Tuesday, April 28, 2015

What is Creativity - 6

The sensation of flow involves a sense of "otherness." When we're in flow, we're not the self we've become accustomed to. If we're writers, words seem to appear on the page "out of nowhere." If we're inventors, the idea for a new product seems to come to us "out of the blue." Not from inside us, but from some mysterious source outside us.

Little wonder then that, for millennia, both the arts and the sciences were thought to be divinely inspired. The first dances were probably physical attempts to connect with the gods of war, of rain, of fertility. In Greek mythology, the Muses were the daughters of Zeus and Mnemosyne (memory). Hesiod lists nine Muses, each a goddess who was responsible for inspiring and protecting a different art or science. Terpsichore took care of dance; Urania had charge of astronomy.

In the Roman Catholic Church, St. Vitus became the patron saint of dance, St. Dominic the patron saint of astronomy. They were responsible for teaching dancers and astronomers and also for interceding with God on their behalf.

Today, writers, fine artists, fashion designers often speak of the necessity of a muse to inspire them, whether that muse is an actual person or a mystical being. Some speak of channeling spirit guides or angels. Julia Cameron's The Artist's Way, one of the ten best-selling self-help books of all time, is based on engaging God, The Great Creator, in our creative process.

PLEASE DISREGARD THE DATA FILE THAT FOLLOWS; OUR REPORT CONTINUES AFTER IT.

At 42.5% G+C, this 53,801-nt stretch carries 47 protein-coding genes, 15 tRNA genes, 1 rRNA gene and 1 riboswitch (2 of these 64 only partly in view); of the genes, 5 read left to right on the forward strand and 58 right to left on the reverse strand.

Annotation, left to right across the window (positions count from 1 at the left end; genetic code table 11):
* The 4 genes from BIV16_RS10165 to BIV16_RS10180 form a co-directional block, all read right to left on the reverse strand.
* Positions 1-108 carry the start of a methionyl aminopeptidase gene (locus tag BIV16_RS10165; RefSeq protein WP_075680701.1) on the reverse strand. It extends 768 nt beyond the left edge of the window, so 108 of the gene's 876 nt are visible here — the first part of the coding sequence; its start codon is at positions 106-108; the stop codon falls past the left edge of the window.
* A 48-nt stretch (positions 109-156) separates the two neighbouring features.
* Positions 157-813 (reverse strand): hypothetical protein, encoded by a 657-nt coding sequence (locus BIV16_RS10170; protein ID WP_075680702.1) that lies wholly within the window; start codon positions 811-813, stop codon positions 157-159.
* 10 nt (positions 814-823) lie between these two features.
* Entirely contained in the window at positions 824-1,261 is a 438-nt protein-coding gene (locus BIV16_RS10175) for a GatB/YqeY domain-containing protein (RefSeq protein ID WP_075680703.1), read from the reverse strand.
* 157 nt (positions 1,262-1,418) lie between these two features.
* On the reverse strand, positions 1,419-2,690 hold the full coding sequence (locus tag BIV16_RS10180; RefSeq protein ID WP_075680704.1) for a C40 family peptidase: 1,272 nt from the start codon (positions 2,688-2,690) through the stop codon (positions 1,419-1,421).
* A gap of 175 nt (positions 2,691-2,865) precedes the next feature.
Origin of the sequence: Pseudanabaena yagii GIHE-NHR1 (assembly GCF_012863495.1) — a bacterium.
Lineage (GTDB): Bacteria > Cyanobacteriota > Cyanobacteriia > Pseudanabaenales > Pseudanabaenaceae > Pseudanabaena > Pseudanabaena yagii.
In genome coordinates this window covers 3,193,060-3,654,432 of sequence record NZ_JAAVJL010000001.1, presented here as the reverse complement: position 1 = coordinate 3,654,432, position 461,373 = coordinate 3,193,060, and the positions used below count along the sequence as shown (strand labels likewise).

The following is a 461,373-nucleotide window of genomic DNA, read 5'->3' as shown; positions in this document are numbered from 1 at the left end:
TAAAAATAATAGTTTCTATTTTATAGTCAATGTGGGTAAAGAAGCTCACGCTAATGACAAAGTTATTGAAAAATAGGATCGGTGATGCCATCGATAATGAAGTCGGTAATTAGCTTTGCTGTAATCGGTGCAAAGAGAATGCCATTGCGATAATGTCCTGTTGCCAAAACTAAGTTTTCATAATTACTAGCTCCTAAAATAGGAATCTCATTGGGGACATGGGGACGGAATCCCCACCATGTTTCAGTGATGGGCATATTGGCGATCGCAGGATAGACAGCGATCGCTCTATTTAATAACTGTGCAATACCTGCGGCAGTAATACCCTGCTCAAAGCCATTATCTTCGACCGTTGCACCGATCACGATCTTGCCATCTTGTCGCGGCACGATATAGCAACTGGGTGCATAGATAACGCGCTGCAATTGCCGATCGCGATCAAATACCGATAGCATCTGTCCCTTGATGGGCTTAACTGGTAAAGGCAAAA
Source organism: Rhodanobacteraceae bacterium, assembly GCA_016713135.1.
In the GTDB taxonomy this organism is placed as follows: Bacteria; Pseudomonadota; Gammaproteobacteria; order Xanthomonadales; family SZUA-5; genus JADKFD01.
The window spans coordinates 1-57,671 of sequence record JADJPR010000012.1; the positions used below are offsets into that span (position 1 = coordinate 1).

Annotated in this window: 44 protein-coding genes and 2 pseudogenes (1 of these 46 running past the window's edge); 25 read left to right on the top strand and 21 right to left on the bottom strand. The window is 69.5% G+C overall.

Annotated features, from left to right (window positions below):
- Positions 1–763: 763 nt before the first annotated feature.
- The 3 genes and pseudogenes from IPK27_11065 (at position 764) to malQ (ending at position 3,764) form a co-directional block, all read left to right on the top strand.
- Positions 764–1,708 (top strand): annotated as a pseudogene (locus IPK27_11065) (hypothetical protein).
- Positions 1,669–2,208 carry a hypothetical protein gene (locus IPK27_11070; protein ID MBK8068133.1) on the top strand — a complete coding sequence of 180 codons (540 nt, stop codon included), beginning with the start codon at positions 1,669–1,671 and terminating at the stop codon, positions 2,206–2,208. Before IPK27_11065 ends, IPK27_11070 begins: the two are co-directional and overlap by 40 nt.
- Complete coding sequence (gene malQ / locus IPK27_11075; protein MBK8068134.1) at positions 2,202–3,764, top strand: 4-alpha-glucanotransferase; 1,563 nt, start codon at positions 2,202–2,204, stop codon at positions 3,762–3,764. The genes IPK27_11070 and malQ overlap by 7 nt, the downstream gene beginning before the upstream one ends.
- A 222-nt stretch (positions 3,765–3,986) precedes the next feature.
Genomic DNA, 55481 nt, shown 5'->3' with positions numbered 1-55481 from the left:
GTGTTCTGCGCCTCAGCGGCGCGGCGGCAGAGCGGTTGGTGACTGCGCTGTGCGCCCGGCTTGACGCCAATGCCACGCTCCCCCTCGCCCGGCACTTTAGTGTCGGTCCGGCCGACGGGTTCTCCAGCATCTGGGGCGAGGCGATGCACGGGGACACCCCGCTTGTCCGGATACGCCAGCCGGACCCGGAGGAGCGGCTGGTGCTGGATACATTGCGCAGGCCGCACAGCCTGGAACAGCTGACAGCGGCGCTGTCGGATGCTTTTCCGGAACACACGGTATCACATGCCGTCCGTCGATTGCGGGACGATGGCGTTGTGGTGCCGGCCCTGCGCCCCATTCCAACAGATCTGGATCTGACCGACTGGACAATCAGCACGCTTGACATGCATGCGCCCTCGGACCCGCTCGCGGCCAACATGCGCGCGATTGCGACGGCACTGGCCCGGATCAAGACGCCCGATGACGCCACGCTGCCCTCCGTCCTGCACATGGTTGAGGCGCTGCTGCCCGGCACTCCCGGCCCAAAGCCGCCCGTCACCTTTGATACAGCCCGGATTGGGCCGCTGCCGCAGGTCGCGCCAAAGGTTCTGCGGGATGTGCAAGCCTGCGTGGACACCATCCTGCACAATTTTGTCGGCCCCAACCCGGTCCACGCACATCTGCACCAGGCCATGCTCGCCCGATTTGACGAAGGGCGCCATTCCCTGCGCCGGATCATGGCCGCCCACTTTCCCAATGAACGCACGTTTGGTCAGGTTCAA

All of these attempts to explain creativity depend on a higher power, a being other than ourselves.

But what if the rain dance doesn't bring rain? What if the words that seemed to flow onto the page are deleted by an editor? What if the inspired product fails in the marketplace?

To be continued.


  1. Carol! I have literally said words almost identical to "If we're writers, words seem to appear on the page "out of nowhere."" I had a friend ask me how I came up with my poetry. I told him that the sheet of paper was to me as a canvas was to an artist and I would envision words on it and then simply write them down, just as I believe an artist would before painting on a canvas. I have no muse for my writing. I sit down, and I write. I wanted to share one of my many experiences with you.

    1. NIcole, thanks for sharing that experience. That's the first time I've thought of writing that way. I had a story, "The Boys in the Photograph," published in camel city dispatch Sunday, and someone told me last night that they could see the photograph. I think that my process is to go outside myself into the place I'm trying to describe. put myself inside a place that I'm trying to describe.